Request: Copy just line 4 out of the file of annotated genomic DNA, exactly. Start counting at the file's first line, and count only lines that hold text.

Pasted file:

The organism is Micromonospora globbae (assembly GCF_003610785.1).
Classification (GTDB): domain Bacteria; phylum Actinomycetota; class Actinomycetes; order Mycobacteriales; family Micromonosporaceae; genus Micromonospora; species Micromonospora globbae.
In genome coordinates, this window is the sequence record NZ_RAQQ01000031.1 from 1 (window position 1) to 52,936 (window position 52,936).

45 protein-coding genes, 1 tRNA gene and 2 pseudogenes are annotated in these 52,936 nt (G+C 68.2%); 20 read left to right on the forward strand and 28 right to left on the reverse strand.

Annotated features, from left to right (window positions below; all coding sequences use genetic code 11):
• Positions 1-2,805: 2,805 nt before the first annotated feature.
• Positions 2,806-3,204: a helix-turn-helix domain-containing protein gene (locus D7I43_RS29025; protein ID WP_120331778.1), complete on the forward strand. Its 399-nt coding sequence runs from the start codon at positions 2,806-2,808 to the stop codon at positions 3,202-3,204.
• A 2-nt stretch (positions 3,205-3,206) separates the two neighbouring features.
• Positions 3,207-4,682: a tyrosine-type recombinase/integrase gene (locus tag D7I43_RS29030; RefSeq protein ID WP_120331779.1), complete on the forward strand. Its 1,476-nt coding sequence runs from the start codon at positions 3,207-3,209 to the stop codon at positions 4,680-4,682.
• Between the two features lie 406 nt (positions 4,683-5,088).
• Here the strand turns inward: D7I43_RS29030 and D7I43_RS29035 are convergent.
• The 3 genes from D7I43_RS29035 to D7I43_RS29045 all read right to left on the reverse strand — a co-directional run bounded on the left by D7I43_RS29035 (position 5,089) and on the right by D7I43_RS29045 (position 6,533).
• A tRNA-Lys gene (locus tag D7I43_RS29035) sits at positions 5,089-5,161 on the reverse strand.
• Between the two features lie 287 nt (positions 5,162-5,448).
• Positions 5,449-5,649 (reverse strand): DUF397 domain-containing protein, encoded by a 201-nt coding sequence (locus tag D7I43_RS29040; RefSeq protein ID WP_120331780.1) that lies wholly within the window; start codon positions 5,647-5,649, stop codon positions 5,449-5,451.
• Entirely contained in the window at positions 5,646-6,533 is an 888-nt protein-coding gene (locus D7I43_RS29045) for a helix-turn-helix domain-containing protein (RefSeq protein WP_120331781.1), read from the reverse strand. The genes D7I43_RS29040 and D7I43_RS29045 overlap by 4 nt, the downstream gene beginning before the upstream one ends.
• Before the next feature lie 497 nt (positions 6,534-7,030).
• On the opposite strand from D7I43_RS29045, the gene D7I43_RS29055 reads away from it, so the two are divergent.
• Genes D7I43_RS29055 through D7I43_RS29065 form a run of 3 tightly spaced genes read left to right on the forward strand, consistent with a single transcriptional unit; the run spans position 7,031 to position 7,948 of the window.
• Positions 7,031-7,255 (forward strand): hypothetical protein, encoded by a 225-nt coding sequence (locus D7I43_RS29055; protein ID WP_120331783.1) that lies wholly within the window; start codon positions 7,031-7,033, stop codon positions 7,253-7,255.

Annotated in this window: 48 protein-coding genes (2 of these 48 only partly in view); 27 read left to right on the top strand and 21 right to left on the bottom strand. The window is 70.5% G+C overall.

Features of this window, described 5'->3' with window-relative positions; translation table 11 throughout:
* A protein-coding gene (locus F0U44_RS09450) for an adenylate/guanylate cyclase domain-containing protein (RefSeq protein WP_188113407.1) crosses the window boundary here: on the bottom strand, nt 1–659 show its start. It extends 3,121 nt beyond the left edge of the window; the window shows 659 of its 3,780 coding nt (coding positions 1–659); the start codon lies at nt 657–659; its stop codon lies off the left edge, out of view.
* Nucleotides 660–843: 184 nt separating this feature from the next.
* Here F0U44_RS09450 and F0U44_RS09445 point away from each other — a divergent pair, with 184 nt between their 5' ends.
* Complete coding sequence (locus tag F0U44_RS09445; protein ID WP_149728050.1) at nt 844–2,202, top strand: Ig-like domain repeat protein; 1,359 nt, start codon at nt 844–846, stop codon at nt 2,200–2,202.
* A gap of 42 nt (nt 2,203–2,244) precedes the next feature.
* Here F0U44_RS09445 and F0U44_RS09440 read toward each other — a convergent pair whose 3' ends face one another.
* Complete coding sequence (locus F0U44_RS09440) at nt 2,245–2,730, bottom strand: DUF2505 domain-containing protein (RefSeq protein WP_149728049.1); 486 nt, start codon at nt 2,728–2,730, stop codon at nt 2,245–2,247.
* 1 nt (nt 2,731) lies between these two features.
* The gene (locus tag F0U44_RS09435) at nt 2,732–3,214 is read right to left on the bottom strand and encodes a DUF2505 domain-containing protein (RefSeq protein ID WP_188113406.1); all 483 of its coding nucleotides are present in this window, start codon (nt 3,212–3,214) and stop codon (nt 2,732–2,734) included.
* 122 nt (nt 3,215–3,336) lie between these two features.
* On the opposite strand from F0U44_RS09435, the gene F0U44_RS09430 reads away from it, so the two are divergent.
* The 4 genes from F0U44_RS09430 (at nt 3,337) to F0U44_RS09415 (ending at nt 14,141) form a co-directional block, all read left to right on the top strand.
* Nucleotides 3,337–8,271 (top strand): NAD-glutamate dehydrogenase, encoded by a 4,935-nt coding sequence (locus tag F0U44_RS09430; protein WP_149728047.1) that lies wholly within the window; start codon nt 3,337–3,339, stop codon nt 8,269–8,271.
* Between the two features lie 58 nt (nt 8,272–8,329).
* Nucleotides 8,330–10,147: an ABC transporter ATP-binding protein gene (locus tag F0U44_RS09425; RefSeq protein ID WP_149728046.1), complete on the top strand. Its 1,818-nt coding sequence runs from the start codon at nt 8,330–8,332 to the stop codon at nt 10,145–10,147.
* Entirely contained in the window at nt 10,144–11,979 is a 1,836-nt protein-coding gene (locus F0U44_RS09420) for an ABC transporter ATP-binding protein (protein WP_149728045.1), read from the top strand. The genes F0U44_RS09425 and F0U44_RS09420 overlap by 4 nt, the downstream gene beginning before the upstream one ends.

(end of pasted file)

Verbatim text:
45 protein-coding genes, 1 tRNA gene and 2 pseudogenes are annotated in these 52,936 nt (G+C 68.2%); 20 read left to right on the forward strand and 28 right to left on the reverse strand.